White House caves to bipartisan FBI briefing, but will still have separate one just for Nunes, Gowdy
Rep. Devin Nunes (R-Calif.) speaks during a House Ways and Means Committee hearing on possible tariffs and their effects on the U.S. economy and jobs. Jose Luis Magana/AP

Welcome to Mic’s daily read on Donald Trump’s America. Want to receive this as a daily email in your inbox? Subscribe here.

Good morning from Emily Singer at Mic.

Here’s what’s happening in Trump’s America:

• GOP Reps. Devin Nunes and Trey Gowdy will be briefed on the FBI’s Russia investigation. A bipartisan group of lawmakers will be briefed later in the day.
• Trump has a bill signing at 11:30 a.m. Eastern.
• At 2:30 p.m., Trump will present the Medal of Honor to Retired Master Chief Special Warfare Operator Britt Slabinski, who served in Afghanistan.

About last night: Separate but (maybe) equal

The White House announced there will be two briefings for different groups of congressional leaders to learn about the FBI’s Russia investigation: one for GOP Reps. Devin Nunes and Trey Gowdy and one for the so-called Gang of Eight — a group of House and Senate leaders from both sides of the aisle.

Nunes and Gowdy will be briefed first, at noon Thursday. The briefing for House and Senate leaders will take place at 2 p.m., according to Politico’s Kyle Cheney. White House chief of staff John Kelly will be in both meetings, despite the fact the White House initially said Kelly would not be a part of them, Cheney reported.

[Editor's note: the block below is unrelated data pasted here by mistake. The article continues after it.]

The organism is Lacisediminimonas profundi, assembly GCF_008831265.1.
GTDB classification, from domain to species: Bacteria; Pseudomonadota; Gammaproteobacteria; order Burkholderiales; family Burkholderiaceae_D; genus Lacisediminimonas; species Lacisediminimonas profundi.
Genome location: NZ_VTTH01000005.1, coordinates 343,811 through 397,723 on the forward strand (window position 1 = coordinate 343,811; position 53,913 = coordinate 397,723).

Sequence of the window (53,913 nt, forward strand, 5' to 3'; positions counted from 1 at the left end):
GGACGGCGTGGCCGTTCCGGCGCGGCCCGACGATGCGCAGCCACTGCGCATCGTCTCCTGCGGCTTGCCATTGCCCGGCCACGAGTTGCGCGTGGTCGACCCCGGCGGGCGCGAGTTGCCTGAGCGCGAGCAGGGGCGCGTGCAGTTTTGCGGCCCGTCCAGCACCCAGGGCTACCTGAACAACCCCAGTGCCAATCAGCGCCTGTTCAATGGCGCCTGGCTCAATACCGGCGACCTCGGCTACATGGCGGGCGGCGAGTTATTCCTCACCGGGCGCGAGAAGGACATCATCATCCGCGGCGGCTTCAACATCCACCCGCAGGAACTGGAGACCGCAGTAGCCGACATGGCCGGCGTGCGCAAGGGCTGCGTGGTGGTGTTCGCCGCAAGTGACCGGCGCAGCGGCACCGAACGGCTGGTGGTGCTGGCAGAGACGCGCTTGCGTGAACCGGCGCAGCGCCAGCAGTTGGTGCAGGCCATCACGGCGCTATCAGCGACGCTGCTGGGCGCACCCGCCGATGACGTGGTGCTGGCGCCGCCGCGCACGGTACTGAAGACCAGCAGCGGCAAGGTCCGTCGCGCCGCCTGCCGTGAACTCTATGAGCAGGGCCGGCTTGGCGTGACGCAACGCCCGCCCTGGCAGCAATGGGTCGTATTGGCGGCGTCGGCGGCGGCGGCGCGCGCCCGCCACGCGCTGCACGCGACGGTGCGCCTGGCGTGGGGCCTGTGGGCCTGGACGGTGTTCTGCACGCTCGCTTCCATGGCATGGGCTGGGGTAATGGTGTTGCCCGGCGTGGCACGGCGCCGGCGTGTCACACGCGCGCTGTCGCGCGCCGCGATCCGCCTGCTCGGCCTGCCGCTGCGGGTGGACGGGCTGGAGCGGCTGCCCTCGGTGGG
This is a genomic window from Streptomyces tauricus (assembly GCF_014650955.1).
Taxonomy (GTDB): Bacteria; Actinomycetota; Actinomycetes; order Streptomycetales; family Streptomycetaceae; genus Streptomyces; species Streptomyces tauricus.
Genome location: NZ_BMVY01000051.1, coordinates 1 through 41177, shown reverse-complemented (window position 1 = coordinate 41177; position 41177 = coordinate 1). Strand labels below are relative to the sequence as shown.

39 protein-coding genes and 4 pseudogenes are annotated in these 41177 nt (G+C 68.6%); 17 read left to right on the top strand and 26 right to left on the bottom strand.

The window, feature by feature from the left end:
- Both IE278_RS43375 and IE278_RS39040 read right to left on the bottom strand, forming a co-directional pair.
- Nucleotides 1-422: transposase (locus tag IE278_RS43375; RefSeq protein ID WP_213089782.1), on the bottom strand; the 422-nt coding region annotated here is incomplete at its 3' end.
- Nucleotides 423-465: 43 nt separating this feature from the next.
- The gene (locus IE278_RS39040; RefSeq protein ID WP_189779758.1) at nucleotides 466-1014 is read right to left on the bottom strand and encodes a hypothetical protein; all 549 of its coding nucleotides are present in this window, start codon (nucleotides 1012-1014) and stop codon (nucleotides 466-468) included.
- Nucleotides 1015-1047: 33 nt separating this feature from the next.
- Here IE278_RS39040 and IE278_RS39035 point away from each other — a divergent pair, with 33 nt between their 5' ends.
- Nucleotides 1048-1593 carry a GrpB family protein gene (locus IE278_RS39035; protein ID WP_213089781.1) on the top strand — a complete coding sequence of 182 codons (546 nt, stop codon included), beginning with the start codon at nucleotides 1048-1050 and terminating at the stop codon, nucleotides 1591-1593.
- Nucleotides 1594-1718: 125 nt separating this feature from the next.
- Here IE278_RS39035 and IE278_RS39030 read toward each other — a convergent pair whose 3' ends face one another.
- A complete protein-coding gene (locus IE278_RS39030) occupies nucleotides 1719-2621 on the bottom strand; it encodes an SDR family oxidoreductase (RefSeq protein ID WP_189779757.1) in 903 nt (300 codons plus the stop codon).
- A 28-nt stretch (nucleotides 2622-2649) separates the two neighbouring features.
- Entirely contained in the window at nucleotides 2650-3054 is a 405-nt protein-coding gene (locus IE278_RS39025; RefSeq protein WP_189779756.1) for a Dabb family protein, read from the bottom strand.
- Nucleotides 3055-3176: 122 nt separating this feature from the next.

“Tomorrow’s meeting between chairmen Gowdy and Nunes and officials from DOJ, law enforcement and the intelligence community will be held at the Department of Justice,” White House principal deputy press secretary Raj Shah said in a statement Wednesday night. “Congressional leadership has requested the bipartisan Gang of Eight meeting be scheduled before the recess. We are working to make that happen.”

The separate meetings give credence to Democratic complaints that the briefings look like an attempt by the White House to politicize the FBI investigation further. Trump has already tried to brand the investigation as “spygate,” claiming without evidence his campaign was spied on for political reasons by former President Barack Obama’s Justice Department.